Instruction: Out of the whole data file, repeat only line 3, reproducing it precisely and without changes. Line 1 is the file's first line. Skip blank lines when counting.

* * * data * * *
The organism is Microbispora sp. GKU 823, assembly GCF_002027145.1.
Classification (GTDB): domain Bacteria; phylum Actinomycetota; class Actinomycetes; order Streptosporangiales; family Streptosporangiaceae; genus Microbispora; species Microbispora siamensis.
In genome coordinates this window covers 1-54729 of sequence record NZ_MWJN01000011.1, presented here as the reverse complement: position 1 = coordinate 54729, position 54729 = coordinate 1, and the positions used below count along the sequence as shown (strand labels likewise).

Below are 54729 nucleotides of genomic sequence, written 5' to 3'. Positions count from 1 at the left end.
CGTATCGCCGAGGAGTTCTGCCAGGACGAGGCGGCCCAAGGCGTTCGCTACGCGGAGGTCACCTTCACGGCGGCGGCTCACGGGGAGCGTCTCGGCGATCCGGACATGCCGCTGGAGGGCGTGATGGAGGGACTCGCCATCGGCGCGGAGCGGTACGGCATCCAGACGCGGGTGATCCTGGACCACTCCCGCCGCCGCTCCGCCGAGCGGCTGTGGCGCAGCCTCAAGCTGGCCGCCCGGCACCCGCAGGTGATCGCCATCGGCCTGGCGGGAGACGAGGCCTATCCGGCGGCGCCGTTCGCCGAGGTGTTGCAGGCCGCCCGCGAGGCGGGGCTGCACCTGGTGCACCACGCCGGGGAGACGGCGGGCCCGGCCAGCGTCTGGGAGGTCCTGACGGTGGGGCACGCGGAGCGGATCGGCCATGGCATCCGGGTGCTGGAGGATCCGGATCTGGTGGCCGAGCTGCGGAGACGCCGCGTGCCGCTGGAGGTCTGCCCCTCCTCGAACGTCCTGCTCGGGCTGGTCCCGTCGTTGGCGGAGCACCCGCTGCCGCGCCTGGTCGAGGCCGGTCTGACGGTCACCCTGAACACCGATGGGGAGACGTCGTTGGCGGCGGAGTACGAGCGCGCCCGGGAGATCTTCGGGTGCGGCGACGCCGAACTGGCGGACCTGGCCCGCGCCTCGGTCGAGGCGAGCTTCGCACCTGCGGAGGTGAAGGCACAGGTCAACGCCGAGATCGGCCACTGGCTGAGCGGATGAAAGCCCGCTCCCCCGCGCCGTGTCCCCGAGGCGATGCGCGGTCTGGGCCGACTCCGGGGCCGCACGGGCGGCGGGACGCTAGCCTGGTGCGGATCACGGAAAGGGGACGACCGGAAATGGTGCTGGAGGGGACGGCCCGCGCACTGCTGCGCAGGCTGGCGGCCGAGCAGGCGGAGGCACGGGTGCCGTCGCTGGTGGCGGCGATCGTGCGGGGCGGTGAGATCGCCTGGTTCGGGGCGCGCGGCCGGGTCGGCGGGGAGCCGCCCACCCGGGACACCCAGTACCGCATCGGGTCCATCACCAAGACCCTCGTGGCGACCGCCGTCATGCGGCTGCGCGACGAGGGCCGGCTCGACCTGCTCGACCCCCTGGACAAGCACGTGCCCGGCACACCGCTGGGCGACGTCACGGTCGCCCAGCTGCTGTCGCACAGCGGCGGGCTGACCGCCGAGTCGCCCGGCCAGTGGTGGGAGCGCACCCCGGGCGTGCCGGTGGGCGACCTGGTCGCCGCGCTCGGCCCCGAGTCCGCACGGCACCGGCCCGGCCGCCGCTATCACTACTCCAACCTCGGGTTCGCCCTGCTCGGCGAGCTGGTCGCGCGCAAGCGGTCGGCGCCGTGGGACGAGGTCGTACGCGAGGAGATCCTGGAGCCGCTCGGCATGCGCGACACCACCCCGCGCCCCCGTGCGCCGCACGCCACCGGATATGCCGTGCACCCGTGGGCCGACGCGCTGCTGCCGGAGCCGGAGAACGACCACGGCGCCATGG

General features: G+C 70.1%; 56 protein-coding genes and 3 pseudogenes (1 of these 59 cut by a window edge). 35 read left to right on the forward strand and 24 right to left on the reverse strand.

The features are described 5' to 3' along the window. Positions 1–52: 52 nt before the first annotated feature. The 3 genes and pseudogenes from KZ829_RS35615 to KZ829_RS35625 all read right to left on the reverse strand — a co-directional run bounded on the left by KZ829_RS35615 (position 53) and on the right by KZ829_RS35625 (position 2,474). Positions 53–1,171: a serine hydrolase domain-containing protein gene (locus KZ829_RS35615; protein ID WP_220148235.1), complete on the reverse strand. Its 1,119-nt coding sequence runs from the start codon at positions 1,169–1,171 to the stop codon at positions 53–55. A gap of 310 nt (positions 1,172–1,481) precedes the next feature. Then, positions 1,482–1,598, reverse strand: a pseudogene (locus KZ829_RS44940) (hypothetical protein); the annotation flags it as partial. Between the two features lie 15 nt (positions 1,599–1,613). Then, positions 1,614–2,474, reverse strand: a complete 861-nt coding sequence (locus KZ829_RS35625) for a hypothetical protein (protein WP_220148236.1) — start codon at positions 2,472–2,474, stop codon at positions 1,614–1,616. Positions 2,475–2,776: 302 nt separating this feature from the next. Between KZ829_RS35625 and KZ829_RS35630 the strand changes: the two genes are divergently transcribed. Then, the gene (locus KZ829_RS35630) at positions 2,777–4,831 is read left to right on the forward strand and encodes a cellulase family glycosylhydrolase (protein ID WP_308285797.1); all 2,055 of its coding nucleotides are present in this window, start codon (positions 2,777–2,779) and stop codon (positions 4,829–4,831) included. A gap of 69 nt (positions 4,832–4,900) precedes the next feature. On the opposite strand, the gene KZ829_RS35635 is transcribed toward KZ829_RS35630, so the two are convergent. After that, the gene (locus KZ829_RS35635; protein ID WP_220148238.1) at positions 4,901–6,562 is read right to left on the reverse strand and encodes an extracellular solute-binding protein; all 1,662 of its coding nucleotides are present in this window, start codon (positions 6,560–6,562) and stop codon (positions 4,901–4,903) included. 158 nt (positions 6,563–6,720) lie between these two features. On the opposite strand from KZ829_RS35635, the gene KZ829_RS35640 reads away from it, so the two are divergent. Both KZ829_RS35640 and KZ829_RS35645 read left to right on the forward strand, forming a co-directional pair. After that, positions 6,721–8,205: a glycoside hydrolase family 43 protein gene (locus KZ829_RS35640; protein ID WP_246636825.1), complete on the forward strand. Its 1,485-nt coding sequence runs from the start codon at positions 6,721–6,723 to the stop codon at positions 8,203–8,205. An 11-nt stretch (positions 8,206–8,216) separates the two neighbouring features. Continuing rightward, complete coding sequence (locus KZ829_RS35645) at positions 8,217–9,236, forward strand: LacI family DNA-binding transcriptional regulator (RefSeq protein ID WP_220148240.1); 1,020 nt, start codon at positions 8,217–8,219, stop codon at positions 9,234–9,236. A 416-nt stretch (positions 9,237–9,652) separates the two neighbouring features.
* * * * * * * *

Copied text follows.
In genome coordinates this window covers 1-54729 of sequence record NZ_MWJN01000011.1, presented here as the reverse complement: position 1 = coordinate 54729, position 54729 = coordinate 1, and the positions used below count along the sequence as shown (strand labels likewise).